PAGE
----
The Hard Problem of Consciousness:

Resolving the confusion in 500 words

Mike Holliday

This summary has been distilled down from my lengthy (27,000 words) article, “The Possibility of Materialism”, which critiques the work of David Chalmers.

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Mike Holliday : 5 January 2017

The argument that consciousness is a “mystery” often goes something like this: There are aspects of experiences that are characterised in qualitative, first-person terms, and these are distinguishable from physical or functional properties which are characterised in structural-dynamical, third-person terms. There are also epistemic gaps between facts concerning the former properties and facts concerning the latter. The conclusion is then drawn that these epistemic gaps must result from the different nature of the two types of property – their orthogonal natures mean that our concepts of them cannot be linked so as to sustain a priori entailments. And without such entailments, physical properties cannot be said to determine the phenomenal properties. The latter must therefore be intrinsic properties, and our criteria for applying a phenomenal concept must simply be that the relevant intrinsic property is instantiated. Further, any claim of an identity between qualitative properties and structural-dynamical properties must be brute and unmotivated. Hence there can be no physical explanation of experiences.

However, this line of thought involves two fundamental errors. The first is a failure to distinguish between (i) qualitative vs. structural-dynamical considerations, and (ii) first vs. third-person considerations. We have good reason to think that there must be epistemic gaps between first-person and third-person facts, because the objective, third-person viewpoint derives from the possibility of inter-subject agreement, where that agreement might be obtained from any competent observer placed in the relevant situation. However, inter-subject agreement does not seem possible in respect of phenomenal facts: each experience is had by only a single person, and phenomenal facts are therefore not cognitively available to anyone other than the individual having the relevant experience. Therefore the criteria for asserting a phenomenal fact cannot possibly be met by physical facts – hence the epistemic gaps. But this reason for the epistemic gaps does not arise from the qualitative character of phenomenal properties, and therefore the existence of those gaps does not give us reason to conclude that phenomenal properties are indeed intrinsic properties. The gaps relate instead to the “privacy” of our inner lives (which may well be explainable in biological terms - see, e.g., Evan Thompson).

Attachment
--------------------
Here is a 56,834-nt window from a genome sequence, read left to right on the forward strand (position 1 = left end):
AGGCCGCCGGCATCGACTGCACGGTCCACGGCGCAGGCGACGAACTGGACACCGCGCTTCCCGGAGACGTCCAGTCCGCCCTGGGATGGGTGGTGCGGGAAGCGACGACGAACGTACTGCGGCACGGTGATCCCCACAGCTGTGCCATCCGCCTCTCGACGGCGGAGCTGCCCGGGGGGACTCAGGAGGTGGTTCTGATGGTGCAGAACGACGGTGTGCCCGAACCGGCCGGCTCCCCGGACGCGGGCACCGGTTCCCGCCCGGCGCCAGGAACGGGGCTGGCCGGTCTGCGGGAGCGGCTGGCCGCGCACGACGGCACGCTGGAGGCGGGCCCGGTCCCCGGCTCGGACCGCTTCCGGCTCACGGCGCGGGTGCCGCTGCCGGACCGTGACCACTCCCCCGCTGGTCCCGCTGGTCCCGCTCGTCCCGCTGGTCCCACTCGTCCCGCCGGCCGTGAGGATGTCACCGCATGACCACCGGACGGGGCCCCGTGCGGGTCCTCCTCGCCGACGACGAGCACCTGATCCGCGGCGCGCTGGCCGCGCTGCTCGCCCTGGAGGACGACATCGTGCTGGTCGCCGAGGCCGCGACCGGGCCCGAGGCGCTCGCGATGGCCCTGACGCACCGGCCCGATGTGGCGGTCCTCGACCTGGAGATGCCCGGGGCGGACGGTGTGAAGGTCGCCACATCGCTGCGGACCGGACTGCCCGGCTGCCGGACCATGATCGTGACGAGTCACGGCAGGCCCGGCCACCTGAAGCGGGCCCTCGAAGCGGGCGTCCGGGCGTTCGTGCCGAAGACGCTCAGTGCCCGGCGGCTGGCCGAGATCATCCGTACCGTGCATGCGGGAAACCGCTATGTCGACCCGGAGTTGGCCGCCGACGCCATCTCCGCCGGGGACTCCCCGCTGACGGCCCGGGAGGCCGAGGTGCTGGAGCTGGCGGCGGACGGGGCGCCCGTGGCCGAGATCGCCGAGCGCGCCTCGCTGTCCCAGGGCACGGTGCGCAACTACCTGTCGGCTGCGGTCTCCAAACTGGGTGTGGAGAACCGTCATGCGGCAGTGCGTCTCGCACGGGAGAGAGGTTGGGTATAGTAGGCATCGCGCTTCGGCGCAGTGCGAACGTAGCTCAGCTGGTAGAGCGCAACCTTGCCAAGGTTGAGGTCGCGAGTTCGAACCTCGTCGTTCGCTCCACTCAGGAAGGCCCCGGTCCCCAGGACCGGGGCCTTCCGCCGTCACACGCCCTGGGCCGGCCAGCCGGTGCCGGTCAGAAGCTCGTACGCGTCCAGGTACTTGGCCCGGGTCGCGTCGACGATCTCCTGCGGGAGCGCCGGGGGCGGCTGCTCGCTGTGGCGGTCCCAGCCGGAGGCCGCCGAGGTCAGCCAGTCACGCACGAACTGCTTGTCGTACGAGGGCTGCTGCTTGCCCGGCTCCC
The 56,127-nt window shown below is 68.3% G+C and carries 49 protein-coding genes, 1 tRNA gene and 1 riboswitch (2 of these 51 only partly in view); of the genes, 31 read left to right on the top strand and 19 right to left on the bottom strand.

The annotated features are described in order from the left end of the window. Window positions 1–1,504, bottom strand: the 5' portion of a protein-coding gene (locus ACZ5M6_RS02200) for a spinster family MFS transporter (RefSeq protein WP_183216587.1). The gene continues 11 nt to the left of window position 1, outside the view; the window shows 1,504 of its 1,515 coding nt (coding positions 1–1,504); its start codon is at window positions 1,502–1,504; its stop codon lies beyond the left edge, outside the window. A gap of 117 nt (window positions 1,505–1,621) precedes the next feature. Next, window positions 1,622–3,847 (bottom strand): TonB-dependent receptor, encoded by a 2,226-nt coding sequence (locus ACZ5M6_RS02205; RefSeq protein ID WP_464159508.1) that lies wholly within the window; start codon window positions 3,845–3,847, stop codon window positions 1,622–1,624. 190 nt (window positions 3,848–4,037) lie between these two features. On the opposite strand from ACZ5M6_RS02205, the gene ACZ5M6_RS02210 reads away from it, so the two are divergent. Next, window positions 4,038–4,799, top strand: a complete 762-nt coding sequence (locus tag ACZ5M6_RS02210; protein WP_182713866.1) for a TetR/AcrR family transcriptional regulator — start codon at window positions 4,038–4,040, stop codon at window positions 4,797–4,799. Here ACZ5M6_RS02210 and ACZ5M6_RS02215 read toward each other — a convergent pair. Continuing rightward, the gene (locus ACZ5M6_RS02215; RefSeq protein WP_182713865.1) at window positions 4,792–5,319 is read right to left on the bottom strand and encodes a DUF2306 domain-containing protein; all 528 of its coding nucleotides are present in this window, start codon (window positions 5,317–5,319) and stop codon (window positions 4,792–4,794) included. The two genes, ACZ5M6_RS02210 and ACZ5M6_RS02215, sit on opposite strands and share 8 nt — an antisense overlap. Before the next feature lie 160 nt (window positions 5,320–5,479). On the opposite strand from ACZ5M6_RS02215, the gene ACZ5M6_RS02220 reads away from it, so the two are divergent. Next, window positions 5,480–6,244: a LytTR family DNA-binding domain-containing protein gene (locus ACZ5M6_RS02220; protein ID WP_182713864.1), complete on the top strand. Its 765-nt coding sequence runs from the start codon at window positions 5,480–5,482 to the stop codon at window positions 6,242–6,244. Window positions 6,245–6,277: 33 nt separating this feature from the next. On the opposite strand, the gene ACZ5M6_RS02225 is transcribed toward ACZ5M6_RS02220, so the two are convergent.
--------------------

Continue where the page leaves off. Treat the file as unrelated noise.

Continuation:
The second error is a failure to investigate the applicability criteria for phenomenal concepts – it is simply assumed that the criterion must be the instantiation of the relevant intrinsic property. But it is possible, indeed plausible, that those criteria relate to facts concerning other aspects of our first-person, interior lives – mental activities such as attention, change identification, recognition, discrimination. For example, if I did not recognise the colour I am experiencing as that which I term “blue” I would surely not say that my concept of “blue” applied to it. But we can now claim an identity between such mental activities characterised in first-person terms, and those same activities characterised as functions in purely third-person terms, such as observable behaviour. Such an identity would not be brute or unmotivated. The argument that there cannot be a physical or functional account of experience has now collapsed.